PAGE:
Hospital Healing Garden

My final days in Minneapolis were spent with Martha Erickson a woman in her 80s who is Master Gardener, lay minister and labyrinth builder.

Whilst working with a group of friends to create a hospital healing garden Martha received an anonymous letter suggesting the inclusion of a labyrinth in the project. This sparked a fact finding mission to Chartres in 1999 to discover what a labyrinth actually was followed by creative efforts over 10 years to raise the necessary funds for the labyrinth installation.

Taking Labyrinths into Prisons

One interesting application of work with the labyrinth that involved both Martha and Lisa was taking it into a women’s prison. Some of the women reported back that it was their one and only chance for peace and quiet. The fact that these weren’t allowed to take anything back to their cells led to Martha’s interest in potential applications for finger labyrinths: at least they could take away and continue to benefit from a pattern on a piece of paper. When Lisa told me that they’re not allowed to be touched nor to touch each other it made me wonder what it’s like trying to live like that.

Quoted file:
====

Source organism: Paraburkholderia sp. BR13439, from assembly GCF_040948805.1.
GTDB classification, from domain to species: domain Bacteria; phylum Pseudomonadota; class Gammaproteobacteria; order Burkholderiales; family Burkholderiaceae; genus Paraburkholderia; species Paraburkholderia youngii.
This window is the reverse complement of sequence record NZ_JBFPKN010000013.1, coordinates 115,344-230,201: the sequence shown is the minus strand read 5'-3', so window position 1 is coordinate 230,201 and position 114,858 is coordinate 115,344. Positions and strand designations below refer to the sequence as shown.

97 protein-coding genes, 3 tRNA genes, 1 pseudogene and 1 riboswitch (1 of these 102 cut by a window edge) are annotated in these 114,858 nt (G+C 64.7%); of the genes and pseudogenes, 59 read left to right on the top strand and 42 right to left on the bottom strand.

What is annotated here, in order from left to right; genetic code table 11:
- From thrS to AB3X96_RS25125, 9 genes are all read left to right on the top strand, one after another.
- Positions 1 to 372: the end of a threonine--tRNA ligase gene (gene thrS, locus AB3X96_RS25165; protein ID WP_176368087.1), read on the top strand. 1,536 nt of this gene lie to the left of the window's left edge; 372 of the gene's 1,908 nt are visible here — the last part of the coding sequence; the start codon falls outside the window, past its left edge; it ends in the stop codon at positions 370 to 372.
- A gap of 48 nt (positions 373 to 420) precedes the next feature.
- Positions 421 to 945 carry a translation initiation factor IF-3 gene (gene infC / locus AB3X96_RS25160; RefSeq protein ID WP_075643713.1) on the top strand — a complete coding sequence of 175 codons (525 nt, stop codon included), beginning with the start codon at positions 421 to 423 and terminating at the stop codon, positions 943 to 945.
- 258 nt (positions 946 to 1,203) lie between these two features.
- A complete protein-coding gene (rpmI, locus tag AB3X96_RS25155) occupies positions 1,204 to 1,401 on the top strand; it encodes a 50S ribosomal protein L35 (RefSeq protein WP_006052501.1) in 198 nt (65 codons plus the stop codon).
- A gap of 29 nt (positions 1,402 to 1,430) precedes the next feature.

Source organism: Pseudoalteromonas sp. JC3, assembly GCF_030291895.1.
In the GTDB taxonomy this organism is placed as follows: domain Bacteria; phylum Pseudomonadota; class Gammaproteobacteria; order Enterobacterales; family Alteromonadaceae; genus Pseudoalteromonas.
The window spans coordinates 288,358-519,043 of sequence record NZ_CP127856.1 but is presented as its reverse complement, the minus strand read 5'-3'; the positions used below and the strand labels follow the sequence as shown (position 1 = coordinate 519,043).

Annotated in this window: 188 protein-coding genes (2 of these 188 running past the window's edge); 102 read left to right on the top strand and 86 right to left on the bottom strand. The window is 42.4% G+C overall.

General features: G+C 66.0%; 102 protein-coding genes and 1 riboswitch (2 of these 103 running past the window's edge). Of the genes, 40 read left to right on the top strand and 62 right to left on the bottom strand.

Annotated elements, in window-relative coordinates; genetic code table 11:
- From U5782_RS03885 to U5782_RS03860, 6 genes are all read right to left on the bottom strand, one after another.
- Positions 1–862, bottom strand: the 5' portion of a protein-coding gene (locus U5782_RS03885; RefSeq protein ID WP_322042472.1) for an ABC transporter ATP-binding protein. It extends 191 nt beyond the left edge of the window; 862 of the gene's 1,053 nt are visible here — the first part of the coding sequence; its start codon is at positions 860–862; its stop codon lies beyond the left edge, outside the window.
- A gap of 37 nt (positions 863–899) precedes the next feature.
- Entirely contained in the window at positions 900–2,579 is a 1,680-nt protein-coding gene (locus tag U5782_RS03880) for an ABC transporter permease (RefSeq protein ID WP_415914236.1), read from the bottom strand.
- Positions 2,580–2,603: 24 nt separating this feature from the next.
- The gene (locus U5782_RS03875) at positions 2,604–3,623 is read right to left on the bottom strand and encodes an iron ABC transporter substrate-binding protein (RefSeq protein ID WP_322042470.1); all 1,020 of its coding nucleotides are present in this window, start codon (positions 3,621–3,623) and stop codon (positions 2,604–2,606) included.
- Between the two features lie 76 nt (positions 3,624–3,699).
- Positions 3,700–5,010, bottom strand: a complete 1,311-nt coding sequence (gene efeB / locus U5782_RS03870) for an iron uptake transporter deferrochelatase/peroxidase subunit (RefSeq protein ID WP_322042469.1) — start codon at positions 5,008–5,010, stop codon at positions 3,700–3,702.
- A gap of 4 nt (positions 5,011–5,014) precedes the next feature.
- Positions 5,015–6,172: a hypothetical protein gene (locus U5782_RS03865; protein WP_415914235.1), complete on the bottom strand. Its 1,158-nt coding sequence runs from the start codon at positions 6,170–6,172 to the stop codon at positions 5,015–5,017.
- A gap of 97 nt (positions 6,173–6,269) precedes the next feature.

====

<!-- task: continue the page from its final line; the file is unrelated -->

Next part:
Annie Young

I can’t end the Minnesota chapter without mentioning the extraordinary Annie Young, an artist who is blind. I had the opportunity to visit her exhibition and hear the background stories to some of her beautiful and richly varied works. Check them out here.

Solar Eclipse labyrinth

A few more favourite Minnestota photos below, including Lisa in the memorial labyrinth she built on the day of the solar eclipse, as well as her full moon Owl. The last pic is the labyrinth at Concordia University. It has an unusual appearance with its tall flowers and is lovely to walk through.

Deep thanks

I’m running out of superlatives to describe the friendship and hospitality that has been extended to me in this country. I thank these three wonderful women; Lisa Moriarty​, Ellen​ ​Schultz and Martha Erickson for sharing their lives, their work and their time with me.